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Re: Iterative Lunar method
From: Bruce Cutting
Date: 2019 Feb 27, 09:30 -0700

```Wendel-
You indicated, you had built software to do your iterative method.  For
what calculator and in what language  Would you be willing to share the
software (absolutely commercial purpose here) - the software s the est
possible description possible.  I have a TI-98 and several other
programmable calculators.

Thanks!

Bruce

On Mon, February 25, 2019 20:16, Wendel Brunner wrote:
> Hello Frank,
> ways of clearing the lunar distance and the observations required, and
> especially the descriptions and methods outlined in older navigation
> texts when that method of finding Longitude was actually used in
> practice. Particularly the understanding that one doesn't have to make
> terribly precise measurements of altitudes to clear the Lunar Distance
> using many methods. When I started on Lunars in 1992, what I knew about
> that process came from reading "Carry On, Mr Bowditch" in middle school,
> some terse references in the modern navigation books I had available, the
> Hornblower and Jack Aubrey references (fiction, indeed), and especially
> the Slocum account in "Sailing Alone Around the World". I planned to
> measure the LD and take a series of altitudes of the sun and moon before
> and after, and then interpolate. Lacking the Mythical Three Midshipmen,
> that seemed to be the only way to do it. But when I couldn't get a Lunar
> altitude during my observation opportunity sailing to Hawaii - and
> frequently I have found that because of clouds or fog you just can't get
> an observation- I had to come up with some other method that works. An
> iterative method is often used for a variety of calculations, from square
> roots to polynomial solutions, so it was natural to try it for this
> problem. Iterative methods lend themselves to programmable
> calculator/computer solutions; I believe the StarPath calculator uses the
> same approach to calculating Lunars. And while Slocum's account may be
> just a footnote or less in the body of navigation information on Lunars,
> his book has had a major impact on inspiring modern sailors. I had heard
> about Slocum's Lunar feat from my older sailing mentors. After I read
> that book and in contemplating my own ocean voyage, like many others I
> wanted to recapitulate some part of Slocum's experience for myself.
> Sailing single headed through the Straits of Magellan was probably not in
> the cards for me, but with my celestial skills, I could attempt to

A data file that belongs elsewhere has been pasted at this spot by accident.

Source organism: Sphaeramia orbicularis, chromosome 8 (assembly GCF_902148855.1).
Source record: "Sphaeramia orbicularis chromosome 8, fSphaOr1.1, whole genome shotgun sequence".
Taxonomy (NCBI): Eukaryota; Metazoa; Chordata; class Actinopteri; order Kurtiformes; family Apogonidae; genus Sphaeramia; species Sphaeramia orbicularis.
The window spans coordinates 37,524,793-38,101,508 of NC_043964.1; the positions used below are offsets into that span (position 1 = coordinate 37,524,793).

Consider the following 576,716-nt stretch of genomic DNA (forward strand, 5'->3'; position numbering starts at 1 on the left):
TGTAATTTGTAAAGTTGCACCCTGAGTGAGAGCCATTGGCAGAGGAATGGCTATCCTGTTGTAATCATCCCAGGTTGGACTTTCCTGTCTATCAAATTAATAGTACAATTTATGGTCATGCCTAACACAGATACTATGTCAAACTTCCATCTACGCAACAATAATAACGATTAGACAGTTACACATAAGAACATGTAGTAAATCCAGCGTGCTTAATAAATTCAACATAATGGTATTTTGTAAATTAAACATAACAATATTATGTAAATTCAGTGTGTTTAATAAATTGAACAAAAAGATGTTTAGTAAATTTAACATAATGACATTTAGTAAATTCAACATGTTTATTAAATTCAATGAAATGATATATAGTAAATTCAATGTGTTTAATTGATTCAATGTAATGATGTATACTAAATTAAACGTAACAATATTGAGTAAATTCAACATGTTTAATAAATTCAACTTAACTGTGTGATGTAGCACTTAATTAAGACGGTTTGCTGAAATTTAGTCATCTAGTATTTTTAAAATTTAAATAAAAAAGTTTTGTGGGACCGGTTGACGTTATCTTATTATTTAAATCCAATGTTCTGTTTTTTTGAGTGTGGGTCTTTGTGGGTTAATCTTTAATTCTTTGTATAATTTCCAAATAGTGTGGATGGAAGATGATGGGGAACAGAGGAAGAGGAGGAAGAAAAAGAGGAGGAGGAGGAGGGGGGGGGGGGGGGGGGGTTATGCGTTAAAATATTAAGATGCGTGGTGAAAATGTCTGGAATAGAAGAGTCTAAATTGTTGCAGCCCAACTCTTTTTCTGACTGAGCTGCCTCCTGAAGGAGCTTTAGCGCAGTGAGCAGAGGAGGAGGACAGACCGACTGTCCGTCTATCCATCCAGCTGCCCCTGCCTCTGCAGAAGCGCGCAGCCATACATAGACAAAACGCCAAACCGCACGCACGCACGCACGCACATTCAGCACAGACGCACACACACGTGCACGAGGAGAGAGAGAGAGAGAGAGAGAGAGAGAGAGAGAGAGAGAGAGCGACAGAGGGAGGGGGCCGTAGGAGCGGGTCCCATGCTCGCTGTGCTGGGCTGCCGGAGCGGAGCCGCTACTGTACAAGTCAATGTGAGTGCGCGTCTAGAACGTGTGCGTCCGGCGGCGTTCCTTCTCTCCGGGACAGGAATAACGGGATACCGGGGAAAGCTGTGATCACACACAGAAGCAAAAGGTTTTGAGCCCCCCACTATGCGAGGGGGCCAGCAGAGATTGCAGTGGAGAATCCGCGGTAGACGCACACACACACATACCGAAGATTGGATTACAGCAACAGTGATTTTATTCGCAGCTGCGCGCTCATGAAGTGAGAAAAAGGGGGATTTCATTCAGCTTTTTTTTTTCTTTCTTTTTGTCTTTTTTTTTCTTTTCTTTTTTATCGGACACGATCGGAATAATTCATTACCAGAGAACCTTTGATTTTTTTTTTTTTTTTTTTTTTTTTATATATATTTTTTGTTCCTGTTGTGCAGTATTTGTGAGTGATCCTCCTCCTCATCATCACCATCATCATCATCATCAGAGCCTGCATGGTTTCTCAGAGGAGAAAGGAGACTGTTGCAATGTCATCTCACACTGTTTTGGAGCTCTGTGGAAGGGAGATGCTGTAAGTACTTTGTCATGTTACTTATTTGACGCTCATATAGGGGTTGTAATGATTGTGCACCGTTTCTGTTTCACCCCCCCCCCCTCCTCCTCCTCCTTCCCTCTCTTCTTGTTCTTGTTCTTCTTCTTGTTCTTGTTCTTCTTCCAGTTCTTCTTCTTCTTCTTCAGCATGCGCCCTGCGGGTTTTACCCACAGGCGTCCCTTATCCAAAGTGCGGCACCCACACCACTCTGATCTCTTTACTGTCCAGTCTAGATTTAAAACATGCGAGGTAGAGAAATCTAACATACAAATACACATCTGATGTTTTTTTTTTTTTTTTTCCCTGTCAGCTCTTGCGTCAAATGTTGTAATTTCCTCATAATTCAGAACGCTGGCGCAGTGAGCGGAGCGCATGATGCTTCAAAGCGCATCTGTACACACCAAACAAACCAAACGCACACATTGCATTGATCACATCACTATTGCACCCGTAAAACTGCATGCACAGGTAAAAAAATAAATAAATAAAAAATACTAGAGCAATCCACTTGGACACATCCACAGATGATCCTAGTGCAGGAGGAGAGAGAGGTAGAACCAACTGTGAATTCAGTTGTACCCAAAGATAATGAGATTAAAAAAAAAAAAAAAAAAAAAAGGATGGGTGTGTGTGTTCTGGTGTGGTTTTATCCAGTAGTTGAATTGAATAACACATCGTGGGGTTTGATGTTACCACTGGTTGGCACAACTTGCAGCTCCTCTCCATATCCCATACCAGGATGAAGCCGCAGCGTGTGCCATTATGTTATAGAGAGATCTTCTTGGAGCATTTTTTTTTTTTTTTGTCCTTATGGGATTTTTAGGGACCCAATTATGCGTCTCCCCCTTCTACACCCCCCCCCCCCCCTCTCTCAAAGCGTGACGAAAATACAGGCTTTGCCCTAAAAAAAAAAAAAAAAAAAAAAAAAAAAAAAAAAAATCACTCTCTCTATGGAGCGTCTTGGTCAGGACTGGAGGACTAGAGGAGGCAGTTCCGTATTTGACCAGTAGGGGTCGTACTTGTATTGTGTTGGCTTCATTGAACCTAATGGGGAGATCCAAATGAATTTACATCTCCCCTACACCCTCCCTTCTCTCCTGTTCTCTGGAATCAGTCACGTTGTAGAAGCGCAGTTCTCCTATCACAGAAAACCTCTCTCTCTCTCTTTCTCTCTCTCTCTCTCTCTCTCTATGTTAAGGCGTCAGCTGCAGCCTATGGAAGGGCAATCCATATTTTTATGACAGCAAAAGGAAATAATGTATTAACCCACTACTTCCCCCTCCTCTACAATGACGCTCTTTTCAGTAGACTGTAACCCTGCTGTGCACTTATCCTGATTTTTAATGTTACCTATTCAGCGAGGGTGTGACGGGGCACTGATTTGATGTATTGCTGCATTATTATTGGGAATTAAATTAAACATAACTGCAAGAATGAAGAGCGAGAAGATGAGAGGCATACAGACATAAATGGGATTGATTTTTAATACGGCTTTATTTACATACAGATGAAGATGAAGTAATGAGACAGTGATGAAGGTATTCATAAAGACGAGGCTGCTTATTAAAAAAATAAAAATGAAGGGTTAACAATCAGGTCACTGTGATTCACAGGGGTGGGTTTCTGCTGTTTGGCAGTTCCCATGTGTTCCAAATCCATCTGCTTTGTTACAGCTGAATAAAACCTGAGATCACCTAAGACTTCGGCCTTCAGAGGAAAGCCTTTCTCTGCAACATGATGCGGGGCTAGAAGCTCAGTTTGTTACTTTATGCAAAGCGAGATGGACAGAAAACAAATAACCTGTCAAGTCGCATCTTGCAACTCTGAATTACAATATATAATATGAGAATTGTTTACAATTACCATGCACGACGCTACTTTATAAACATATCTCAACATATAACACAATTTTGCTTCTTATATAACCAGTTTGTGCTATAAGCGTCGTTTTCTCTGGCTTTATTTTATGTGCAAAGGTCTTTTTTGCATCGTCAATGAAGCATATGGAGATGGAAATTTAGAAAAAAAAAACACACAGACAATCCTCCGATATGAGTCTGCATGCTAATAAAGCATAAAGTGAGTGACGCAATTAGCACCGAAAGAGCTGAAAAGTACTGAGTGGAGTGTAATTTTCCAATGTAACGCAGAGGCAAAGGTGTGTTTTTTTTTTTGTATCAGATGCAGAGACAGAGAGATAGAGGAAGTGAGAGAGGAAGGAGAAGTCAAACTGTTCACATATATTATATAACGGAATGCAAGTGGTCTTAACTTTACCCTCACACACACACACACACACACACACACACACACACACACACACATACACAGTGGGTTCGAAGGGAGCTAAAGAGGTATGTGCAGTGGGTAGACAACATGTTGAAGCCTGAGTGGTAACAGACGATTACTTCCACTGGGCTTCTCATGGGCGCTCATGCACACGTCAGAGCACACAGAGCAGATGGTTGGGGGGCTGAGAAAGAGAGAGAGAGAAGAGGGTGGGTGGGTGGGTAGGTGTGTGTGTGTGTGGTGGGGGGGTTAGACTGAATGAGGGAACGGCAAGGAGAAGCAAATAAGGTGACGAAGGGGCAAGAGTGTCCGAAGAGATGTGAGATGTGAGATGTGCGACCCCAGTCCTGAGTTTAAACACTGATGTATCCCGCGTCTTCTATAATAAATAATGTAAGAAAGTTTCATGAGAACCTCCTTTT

> emulate Slocum's lunar feat. So that gets to your basic question, "why do
> you want to do Lunars"? Certainly not to find Longitude. In fact, there
> is really no practical reason for celestial navigation at all anymore,
> although I suspect there are many on this forum who would bristle at that
> suggestion. The apocalyptic lightning strike that fries all the
> electronics including the spare pocket GPS tucked away in some shielded
> place seems unlikely. From reading you describe your rich investigation of
> the manuals and methods, as well as the myths and misconceptions, of how
> Lunar navigation was developed and taught in the time when it was
> important for navigation, I would guess that for you one reason is to be
> able to do Lunars in a way similar to how it was done in the 18th and
> 19th Centuries, but perhaps better. Or maybe I am just thinking that is
> what I would like to learn now. For me the reason to do a Lunar is also
> linked to appreciating how we came to our understanding of the world.
> While the explorers opened up the oceans, the astronomers expanded the
> heavens, breaking out of the confining celestial spheres of the
> earth-centered Ptolemaic theory and into the vast expanse of of the
> Copernican universe. Kepler, Galileo and Newton clarified the celestial
> realm, and sailors equipped with crude instruments to use that knowledge
> headed out into unknown terrestrial oceans-and sometimes came back. There
> are certainly better ways to get position than a Lunar Distance, or for
> that matter, quicker ways to cross an ocean than to be blown about in a
> sailboat. Staring at the dials of a GPS tells precisely where you are,
> but a carefully worked out Lunar does more- it connects us with our past,
> with the navigators of the oceans and the mind who puzzled out the
> heavens and the earth. The GPS tells position, but a Lunar fix reminds
> you also where you have come from. As Joshua Slocum wrote in 1899,"The
> work of the Lunarian, although seldom practiced in these days of
> chronometers, is beautifully edifying and there is nothing in the realm
> of navigation that lifts one's heart up more in adoration" Wendel Brunner
>
>
> [plain text auto-generated]
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